They are NOT representative of our military. For the MSM to allege otherwise is being dishonest.
Dr. Steven Taylor of PoliBlog — conservative but not crazy — writes,
Much will no doubt be made about the timing, but it is worth noting that the response is [to] the President–he is the one who brought the whole thing up in the first place.
I have passing acquaintance with the Army Times as a friend of mine is a subscriber and I have seen some (granted, limited) coverage of Iraq from the paper. It was certainly more positive than that in the MSM. Indeed, given that the four publications are aimed a military audience, it is rather difficult to make â€œliberal media biasâ€ claims in this context. Members of the military or regular readers of the papers in question are welcome to correct me if they feel the need.
I sent enquiries to my military contacts, and I will let you know if any of them offer an opinion as to the political proclivities of the Army Times. Personally, I have a hard time believing that newspapers catering to military families are going to be The New Daily Worker.
As Dr. Taylor says, the editorial writers claim the timing of the editorial is not about the elections, but is a reaction to what the President said about keeping Rumsfeld. The Blue Crab, a rightie blogger (why isn’t he the Red Crab?), will have none of this.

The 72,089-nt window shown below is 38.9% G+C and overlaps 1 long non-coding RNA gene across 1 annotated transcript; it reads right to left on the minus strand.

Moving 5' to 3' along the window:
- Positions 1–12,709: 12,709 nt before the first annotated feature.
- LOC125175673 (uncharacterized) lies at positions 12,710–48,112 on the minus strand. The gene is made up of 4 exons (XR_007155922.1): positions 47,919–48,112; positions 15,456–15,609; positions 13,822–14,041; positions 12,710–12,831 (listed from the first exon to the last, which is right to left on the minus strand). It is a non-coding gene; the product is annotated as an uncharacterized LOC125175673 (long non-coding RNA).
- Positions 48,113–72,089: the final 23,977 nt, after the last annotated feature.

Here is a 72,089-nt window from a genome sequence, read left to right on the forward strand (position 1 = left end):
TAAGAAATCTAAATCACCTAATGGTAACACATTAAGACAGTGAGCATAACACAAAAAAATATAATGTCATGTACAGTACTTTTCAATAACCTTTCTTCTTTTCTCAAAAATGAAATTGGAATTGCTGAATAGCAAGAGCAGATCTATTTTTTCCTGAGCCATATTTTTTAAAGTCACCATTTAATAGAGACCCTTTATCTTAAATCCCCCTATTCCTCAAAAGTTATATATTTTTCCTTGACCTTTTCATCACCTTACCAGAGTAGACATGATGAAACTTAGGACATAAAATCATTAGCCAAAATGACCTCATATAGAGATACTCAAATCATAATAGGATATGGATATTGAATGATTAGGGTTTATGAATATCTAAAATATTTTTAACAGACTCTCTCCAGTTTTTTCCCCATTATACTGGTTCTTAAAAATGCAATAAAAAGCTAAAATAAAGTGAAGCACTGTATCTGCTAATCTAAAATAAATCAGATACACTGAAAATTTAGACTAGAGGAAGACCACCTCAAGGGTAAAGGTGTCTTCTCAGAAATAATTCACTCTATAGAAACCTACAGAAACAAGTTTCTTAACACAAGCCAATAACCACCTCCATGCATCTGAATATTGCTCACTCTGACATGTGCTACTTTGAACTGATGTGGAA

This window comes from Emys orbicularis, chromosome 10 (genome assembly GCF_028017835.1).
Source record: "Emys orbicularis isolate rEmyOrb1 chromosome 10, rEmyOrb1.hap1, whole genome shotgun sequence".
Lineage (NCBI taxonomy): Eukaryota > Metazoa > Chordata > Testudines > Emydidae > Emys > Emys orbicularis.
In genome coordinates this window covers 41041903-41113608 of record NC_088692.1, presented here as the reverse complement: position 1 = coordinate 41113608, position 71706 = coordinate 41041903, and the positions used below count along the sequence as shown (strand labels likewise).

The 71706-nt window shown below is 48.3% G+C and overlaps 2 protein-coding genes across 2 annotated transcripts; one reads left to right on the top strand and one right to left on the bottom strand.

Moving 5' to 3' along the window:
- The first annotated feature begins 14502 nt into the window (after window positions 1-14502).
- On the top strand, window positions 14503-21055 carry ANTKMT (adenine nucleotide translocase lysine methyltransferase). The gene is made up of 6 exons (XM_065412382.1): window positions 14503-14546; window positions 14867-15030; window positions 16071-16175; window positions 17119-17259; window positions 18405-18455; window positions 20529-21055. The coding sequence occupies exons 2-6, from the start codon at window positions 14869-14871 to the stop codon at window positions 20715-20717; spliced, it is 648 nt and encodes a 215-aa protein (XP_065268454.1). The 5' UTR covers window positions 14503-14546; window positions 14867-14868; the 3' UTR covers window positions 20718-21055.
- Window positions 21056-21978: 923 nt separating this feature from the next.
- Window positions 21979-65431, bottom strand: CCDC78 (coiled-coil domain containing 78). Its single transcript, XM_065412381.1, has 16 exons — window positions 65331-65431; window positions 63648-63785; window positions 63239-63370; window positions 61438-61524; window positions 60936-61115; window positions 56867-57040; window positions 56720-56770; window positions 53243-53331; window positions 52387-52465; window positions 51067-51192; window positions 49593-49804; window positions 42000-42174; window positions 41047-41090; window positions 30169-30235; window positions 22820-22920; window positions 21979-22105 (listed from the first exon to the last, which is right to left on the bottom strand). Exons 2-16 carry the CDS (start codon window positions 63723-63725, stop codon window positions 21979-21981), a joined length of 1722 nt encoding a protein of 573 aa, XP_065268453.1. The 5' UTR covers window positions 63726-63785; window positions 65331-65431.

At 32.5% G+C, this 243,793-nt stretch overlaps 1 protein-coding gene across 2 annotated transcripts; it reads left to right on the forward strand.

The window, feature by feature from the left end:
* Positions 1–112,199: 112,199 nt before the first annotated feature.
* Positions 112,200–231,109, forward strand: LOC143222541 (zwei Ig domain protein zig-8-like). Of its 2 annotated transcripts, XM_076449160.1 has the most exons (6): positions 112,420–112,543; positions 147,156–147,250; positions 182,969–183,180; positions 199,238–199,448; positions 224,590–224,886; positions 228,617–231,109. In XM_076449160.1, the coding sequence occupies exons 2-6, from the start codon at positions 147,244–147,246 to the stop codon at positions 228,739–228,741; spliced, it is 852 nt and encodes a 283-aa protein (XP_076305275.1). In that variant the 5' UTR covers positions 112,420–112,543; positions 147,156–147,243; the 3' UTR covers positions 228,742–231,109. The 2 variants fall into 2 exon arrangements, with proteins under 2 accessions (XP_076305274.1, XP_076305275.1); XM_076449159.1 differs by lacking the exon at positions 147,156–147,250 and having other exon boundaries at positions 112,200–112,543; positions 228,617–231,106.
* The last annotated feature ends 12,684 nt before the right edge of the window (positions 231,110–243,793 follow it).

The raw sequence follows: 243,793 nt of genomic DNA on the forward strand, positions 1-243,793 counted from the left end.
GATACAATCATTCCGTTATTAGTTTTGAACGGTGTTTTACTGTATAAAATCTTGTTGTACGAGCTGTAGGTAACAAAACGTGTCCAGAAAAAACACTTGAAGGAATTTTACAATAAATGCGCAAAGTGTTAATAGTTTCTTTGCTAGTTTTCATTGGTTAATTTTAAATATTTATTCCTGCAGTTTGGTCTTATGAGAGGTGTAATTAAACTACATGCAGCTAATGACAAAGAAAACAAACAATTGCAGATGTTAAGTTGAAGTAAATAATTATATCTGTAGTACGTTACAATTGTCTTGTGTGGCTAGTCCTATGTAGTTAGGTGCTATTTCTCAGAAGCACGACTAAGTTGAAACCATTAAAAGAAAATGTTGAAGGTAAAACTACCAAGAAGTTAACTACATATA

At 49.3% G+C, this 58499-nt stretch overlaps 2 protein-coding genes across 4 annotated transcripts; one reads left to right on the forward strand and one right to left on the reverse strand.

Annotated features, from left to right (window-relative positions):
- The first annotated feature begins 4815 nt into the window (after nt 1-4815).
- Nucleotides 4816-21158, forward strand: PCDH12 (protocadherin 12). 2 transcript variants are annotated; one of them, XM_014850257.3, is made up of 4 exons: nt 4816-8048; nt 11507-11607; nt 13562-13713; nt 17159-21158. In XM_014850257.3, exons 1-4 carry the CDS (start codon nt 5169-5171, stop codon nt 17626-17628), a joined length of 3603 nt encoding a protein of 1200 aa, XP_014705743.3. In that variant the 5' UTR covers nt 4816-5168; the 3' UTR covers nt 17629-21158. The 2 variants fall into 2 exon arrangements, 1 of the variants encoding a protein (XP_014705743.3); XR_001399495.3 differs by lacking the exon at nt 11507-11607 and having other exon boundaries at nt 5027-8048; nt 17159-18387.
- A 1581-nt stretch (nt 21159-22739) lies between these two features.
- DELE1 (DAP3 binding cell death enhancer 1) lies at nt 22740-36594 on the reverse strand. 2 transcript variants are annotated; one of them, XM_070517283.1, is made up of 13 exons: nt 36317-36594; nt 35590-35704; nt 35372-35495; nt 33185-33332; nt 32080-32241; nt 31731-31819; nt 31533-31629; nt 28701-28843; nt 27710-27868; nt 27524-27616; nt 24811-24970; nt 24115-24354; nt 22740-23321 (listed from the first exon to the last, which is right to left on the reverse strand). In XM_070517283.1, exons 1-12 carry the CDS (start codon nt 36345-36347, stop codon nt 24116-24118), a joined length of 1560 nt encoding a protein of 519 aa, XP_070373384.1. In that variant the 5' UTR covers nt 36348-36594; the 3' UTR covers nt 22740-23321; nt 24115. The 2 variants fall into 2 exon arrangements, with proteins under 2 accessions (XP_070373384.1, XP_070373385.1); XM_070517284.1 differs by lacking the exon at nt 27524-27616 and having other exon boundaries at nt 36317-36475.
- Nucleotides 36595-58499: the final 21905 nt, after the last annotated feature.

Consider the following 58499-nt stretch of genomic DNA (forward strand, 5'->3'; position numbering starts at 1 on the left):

The editorial protests that “This is not about the midterm elections.” Uh, sure. That’s why it was released to the major media outlets on Friday. …
… Of course it is about the midterms, and of course they are doing their level best to help drag the Democrats across the finish line. This is all part of that media crescendo.
“Media crescendo” refers to another post in which the Crab complained that the New York Times had the unpatriotic and liberal-bias nerve to quote people criticizing the President.
You’re shocked, I know. Truly, objectivity requires heaping only praise and glory and flowers and stuff on the President, at all times. Unless the President is a Democrat.
I see that much of the Right Blogosphere is still rampaging over the Kerry joke flub. Like that wasn’t ginned up just to distract voters from issues. It’s OK to try to swing the election by stirring up a phony crisis about someone who isn’t even running, but discussing a real issue critical to the nation is outside the pale.
Joan Vennochi writes in the Boston Globe: